Note: In this post and within my recommendations below, I am discussing the low profile baitcaster reels as they are most suitable for a kayak. Round baitcaster reels are the larger models that are predominately used on boats and for big game fishing.
Baitcasters release their line via the main spool which, once released by the press of a button or lever, rotates at high speed to let the line out. The line runs in a straight line which increases distance and accuracy as it is effectively unwound directly from the spool.
Baitcaster reels are mostly made from the same materials as the spinners – a corrosion-resistant metal, carbon fiber and/or aluminum body with variations of the following:
- Bearings – as with spinning reels, bearings are utilised within the reel for smooth casting and retrieval. .
- Rotation – Winding rotation ratios are also evident in baitcaster reels. This is usually set up to 6 or 7:1.
- Drag – The drag of a baitcaster is one of its real advantages over a spinning reel in that they can be set with greater sensitivity and are generally a lot stronger as well. This is why many who chase really big fish use a baitcaster over a spinning reel.
- Casing: Again, this is the part of the reel that contains the springs, levers, gear cogs etc. that make much of the stuff above work. As with the spinner, make sure any you purchase have everything included encased for ease of use and maintenance.
Ok, so one of the main issues that many have with baitcaster reels is that they tangle much easier when the line is being cast. This is due to a phenomenon called ‘backlash’. Put simply, this is when the spool turns faster than the lure/sinker can pull the line out during casting and the line tangles.
In early models, the spool was slowed by placing your thumb onto the spool as it wound out and this took some practice. In modern reels however, this is managed via the implementation of brakes. There are a number of variations here including:
- Centrifugal Brakes: During the first part of the cast, the rod sends the weight (lure or sinker) out in a slingshot motion. Centrifugal brakes use gravity to adjust the spool speed to ensure it spins at the same rate as the cast. In this case, the brakes extend from the center of the spool running along a shelf in the centre of the reel to slow if down. These can be adjusted but in most reels, this is not a simple task.
- Magnetic Brakes: Magnetic brakes are another way of controlling spool speed with easier adjustment via a small dial on the side of the unit. As the dial is turned, magnets move closer or further away from the side of the spool – the closer they are, the more they can slow the spool. These work the same as the centrifugal brakes in that they are mainly designed to work during that first ‘whip’ of the cast and release once the spool slows over the casting duration.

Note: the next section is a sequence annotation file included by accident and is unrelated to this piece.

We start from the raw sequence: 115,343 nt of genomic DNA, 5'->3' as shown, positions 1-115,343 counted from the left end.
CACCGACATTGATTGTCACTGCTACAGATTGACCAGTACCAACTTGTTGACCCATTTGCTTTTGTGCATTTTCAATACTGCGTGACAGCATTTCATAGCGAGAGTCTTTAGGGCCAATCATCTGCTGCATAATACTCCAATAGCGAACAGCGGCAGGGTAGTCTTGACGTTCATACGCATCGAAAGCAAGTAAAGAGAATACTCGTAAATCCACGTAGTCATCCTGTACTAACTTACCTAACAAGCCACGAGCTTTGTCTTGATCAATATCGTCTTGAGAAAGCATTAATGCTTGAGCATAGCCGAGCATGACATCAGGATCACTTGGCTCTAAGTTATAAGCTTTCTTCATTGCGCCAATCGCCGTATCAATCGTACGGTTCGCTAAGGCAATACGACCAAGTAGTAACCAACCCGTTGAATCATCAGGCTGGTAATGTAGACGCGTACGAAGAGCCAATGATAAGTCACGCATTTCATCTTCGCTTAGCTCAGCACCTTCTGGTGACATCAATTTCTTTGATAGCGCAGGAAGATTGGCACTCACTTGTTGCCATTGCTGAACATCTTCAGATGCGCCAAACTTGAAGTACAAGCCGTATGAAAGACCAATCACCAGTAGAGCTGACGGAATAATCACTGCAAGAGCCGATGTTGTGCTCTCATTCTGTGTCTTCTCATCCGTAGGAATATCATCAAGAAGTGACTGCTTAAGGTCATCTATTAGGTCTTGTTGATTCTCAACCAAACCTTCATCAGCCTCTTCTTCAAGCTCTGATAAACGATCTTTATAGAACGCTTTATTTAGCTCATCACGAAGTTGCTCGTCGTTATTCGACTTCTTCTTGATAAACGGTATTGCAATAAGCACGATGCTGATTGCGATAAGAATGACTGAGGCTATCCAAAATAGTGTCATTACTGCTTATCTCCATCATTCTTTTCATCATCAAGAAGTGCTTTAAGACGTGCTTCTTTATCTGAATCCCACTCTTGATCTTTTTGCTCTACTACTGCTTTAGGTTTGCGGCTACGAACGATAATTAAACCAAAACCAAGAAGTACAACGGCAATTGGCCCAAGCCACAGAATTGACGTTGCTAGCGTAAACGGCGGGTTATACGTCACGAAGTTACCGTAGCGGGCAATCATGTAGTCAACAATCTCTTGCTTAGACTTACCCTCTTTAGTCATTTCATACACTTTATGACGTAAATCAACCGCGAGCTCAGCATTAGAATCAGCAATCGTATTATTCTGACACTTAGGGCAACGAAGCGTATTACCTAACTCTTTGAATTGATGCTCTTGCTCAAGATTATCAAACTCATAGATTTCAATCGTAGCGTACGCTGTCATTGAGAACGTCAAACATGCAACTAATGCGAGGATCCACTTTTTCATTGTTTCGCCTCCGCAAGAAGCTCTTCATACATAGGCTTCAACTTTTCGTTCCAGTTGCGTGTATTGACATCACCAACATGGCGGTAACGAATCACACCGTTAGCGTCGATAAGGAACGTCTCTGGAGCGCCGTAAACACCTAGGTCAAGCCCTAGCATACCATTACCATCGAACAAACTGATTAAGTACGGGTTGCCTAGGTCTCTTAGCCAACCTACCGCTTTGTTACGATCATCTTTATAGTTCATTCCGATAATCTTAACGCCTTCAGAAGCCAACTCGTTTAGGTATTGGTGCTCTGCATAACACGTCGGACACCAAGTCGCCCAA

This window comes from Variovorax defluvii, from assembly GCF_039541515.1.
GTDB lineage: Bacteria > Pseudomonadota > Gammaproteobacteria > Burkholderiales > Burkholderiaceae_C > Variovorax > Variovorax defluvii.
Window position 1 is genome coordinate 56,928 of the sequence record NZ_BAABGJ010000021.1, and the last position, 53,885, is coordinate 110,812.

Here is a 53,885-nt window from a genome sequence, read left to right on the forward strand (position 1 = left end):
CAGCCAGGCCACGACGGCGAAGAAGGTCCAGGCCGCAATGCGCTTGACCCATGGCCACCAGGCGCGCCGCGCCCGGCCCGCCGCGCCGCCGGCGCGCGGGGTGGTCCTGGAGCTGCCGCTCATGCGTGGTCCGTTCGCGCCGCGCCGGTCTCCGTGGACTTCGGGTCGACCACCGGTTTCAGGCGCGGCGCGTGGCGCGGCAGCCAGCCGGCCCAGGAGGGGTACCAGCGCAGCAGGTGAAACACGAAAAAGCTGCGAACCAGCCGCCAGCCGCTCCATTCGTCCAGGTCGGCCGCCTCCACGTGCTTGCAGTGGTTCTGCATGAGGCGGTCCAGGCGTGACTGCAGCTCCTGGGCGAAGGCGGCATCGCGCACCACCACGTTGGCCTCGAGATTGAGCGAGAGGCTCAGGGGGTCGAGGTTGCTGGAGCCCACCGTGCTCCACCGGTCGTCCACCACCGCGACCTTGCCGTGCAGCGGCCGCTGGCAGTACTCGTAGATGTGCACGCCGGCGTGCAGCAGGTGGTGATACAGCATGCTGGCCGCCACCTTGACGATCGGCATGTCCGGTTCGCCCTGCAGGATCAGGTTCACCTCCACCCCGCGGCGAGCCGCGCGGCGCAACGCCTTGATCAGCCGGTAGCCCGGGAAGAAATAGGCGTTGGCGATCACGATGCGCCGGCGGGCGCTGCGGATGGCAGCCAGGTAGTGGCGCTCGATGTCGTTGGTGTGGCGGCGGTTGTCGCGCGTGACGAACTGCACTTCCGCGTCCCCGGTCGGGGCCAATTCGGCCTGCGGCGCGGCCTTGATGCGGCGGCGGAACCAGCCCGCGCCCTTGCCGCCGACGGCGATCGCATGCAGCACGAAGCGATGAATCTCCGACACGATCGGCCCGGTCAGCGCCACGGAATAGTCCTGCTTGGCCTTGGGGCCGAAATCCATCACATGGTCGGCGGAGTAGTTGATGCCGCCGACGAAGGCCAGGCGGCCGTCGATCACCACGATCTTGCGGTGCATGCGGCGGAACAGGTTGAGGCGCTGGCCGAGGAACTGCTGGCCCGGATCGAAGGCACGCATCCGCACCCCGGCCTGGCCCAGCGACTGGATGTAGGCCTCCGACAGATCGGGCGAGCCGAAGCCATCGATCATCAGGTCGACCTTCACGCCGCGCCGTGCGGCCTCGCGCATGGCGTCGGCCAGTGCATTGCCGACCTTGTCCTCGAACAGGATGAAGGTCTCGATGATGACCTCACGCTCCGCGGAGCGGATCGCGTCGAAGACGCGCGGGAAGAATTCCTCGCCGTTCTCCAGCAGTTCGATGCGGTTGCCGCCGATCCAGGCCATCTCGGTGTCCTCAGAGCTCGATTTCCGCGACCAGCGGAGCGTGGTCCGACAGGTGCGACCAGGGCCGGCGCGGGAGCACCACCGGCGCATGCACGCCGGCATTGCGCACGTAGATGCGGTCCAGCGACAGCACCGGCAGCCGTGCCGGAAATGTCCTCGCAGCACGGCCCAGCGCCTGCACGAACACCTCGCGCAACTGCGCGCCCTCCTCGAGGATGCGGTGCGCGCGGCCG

- Spool Tension Adjustment: Most baitcaster reels also come with a spool tension adjustment. This is designed for use at the end of the cast when the lure or sinker hits the water (as opposed to centrifugal and magnetic brakes which operate in the first part of the cast). In simple terms, the tension adjustment stops the spool shaft at the same time that the tackle hits the water meaning excess line is not released.
None of this of course is to say that you can’t still use your thumb if that suits – or you have set your brakes or tension adjustment incorrectly – but these tools can definitely make the use of these reels much more enjoyable.
Spool size is what determines just how much line you can put onto your reel. As baitcasters can generally handle heavier line than spinners, and can cast further, the more line you can fit onto the spool the better. Baitcaster reel spool size is usually categorised as the length of line that can be loaded by line size.
For example, the reel may be specified as capable of loading “150 yards at 15lbs mono capacity – or 15/150” (slightly longer for braid). Some manufacturers will also stipulate maximum and minimum line weight limits as well.
Spools are usually made from high strength aluminium or stainless steel.
Unlike the spinning reel, there are not as many other influences to consider with a baitcaster. The handle and weight are obviously still a consideration and some do also come with a line holder. However, the handles are not as easily interchangeable as the other option although anti reverse settings can often be better managed on baitcasters as well.
What do I use?
For my kayak, I use a Shimano Caius HG150 baitcaster. It is lightweight and easy to use in a tight space with a ‘Super Free Spool’ that whilst certainly makes it cast smoothly, also appears to lead to more backlash issues as well.
The internal braking system is easily adjustable and the tension spool is extremely sensitive so once I managed to get it all sorted, I found it to be responsive and effective for the shorter casting needs that I use it for. It does appear to cast better with heavier sinkers and lures which I tend to not use so much in a kayak.